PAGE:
Title: A search in the dark
Author: Charles Todd
Publisher: Recorded Books 
ISBN: n/a (digital download from audible.com)
Length: 11hrs 40 minutes
Narrator: Samuel Gillies
Following the end of the first World War Ian Rutledge has returned to his work as an Inspector with Scotland Yard after nearly dying on the battlefield. He is called to a case in Dorset where a man has been arrested for killing the woman he believed to be his wife, despite the fact his wife and two children had supposedly died during a bombing raid two years earlier. Rutledge is assigned as a trouble-shooter to coordinate with the jurisdictions involved to locate the children who were assumed to have been with the murdered woman when she was killed. His presence is not universally welcomed by the local coppers.
The slant to this book is that Rutledge has a partner of sorts: a voice in his head. The voice belongs to Hamish McLeod, a soldier that Rutledge was required to shoot during the war when McLeod refused to lead his men into a particular battle. Rutledge seems resigned to Hamish’s presence which is at times angry and taunting and at other times almost supportive of Rutledge’s ways. He copes remarkably well with the interruptions at any rate. This is the third book in a series of what is now 11 books and frankly I’m not sure where else this particular element can go as, after only a short while, the novelty value had worn off for me and I simply accepted Hamish as a normal, fairly minor character. In a way I suppose this is good as it means it’s less of a gimmicky element than it might otherwise be, but the downside is that there’s less to differentiate this book from similar books in the crowded police procedural genre.
As historical fiction goes the book is first rate. It captures the immediate aftermath of the war and its effect on both the people who fought in it and those who stayed behind. Although the book explores the psychological impact of the war in a way that a contemporary whodunnit might not have done, I don’t think that makes the exploration less legitimate and, for me, it was the most interesting aspect of the book. The depiction of the torment many people went through without the medical knowledge and social support systems that are available today is powerful and quite sobering to ponder. Of course this makes the book quite a sad one with an ending that should not have had to happen (but realistic nonetheless).
A combination of slower pacing than I like and Rutledge’s way of working things out in his mind (with Hamish’s help) led to each twist and turn of the plot being telegraphed to me slightly before it actually happened so that in the end there were few genuine surprises in the story. However the plot, though somewhat convoluted, is logical and does hang together well. The characters more than make up for the duller moments.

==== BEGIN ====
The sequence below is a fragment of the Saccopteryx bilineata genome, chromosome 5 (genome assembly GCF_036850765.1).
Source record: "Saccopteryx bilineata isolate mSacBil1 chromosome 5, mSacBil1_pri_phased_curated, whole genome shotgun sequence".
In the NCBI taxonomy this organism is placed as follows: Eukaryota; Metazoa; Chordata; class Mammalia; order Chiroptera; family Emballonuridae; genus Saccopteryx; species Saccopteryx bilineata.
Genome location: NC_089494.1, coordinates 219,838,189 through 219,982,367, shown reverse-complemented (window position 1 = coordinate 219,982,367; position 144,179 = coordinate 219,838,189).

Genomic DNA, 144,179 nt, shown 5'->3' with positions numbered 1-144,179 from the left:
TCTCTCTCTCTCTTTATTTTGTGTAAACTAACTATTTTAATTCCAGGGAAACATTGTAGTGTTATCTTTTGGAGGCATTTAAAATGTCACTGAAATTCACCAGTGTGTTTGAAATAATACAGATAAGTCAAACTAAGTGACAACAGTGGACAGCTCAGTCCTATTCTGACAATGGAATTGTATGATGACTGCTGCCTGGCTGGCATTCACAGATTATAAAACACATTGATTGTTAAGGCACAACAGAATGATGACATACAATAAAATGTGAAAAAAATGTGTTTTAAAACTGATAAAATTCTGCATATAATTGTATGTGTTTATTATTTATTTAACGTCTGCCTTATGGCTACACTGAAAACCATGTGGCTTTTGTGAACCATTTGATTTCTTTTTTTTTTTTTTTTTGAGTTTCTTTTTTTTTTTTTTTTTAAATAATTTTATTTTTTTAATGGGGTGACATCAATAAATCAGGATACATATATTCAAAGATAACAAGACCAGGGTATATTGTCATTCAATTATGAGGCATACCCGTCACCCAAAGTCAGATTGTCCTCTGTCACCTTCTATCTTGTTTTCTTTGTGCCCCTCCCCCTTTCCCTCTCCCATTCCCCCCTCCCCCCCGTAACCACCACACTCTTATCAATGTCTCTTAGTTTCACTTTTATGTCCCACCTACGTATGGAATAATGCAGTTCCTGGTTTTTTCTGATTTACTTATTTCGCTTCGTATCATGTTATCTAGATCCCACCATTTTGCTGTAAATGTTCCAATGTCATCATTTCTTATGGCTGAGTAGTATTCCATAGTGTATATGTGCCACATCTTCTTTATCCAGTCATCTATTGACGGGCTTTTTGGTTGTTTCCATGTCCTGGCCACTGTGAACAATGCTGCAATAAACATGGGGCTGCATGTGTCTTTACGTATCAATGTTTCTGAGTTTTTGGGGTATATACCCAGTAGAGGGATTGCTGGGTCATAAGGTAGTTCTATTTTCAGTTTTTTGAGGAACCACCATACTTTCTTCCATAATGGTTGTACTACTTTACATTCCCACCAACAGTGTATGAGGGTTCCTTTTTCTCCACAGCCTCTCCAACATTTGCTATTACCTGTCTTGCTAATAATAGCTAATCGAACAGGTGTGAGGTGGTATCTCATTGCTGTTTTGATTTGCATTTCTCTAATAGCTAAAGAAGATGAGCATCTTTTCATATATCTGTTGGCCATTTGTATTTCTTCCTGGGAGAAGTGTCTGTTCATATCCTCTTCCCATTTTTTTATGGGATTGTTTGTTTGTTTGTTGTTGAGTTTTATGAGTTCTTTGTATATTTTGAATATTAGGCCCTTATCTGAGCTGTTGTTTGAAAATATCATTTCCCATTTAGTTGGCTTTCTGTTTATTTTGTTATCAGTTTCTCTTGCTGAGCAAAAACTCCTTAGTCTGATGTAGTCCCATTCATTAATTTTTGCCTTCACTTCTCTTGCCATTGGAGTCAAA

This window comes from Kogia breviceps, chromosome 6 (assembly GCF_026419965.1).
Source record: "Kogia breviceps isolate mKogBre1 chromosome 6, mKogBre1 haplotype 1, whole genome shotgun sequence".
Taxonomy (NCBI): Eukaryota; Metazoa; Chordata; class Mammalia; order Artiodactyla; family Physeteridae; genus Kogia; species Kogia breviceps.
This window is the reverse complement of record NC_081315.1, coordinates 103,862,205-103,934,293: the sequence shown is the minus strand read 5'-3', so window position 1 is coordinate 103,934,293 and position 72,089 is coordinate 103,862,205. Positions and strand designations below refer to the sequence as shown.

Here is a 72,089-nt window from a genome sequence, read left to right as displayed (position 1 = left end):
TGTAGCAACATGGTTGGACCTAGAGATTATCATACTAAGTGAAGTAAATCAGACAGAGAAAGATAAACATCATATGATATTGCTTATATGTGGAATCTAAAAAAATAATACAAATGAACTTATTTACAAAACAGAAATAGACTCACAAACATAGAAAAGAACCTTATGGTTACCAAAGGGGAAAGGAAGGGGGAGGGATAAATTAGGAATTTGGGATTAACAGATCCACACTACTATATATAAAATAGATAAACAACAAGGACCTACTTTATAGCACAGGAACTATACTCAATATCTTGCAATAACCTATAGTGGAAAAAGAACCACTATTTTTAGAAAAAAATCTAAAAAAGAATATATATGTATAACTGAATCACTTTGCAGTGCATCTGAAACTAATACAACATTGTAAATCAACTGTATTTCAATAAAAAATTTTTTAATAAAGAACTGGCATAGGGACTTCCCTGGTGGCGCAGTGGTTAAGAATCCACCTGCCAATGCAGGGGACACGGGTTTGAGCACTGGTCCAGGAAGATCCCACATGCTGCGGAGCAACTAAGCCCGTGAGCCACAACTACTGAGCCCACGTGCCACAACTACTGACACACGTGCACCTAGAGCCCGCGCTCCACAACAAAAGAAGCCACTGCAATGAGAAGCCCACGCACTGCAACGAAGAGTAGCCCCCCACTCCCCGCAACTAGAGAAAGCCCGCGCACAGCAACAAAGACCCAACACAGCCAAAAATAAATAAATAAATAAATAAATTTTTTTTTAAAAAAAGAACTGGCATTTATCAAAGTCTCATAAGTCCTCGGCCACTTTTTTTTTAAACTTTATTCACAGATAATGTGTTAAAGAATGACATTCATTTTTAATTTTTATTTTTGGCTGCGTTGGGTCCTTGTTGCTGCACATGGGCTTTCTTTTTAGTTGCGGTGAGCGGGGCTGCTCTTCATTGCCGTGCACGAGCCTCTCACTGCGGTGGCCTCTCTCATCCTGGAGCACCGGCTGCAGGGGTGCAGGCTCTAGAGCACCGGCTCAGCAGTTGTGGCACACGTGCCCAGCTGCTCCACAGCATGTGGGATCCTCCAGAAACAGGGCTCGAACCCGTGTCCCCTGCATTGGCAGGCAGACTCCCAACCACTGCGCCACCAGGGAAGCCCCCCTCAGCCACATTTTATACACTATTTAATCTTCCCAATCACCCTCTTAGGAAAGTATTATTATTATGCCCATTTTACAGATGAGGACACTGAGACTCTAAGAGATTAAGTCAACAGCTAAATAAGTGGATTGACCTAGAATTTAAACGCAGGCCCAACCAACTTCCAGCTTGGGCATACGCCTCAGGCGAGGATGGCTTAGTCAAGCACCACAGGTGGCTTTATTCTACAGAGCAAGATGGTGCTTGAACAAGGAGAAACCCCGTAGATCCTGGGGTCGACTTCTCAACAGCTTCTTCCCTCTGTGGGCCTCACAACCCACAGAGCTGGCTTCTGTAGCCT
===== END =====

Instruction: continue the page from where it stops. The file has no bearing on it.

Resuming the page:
I’d definitely recommend this to fans of historical fiction (I have a friend who adores Foyles War and I think she’ll love this series) and those who like a solidly written police procedural with a touch of melancholy.
Audio book specific comments: A great narrator who manages the balance between performance and reading too perfection. I did find myself looking forward to getting back to this one and was quickly lost in the story each time I came back to it.
My rating 4/5
Reviewed by Kerrie at Mysteries in Paradise (in fact I have Kerrie to thank for the recommendation and I did enjoy the book although perhaps for different reasons than Kerrie as I wasn’t terribly taken with the whole notion of Hamish).
This is yet another book written by a pair of writers, this time mother and son (Caroline and Charles Todd). Who knew so many relatives could work productively together without killing each other? It wouldn’t happen in my crazy (but much loved) family.
There are 11 books so far in this series with another scheduled for release next year and, according to this Publishers Weekly article, the authors are starting a new seires of historical whodunnits also set around the time of WWI but this time featuring an army nurse as the investigator. The first book in this series is due for publication in September.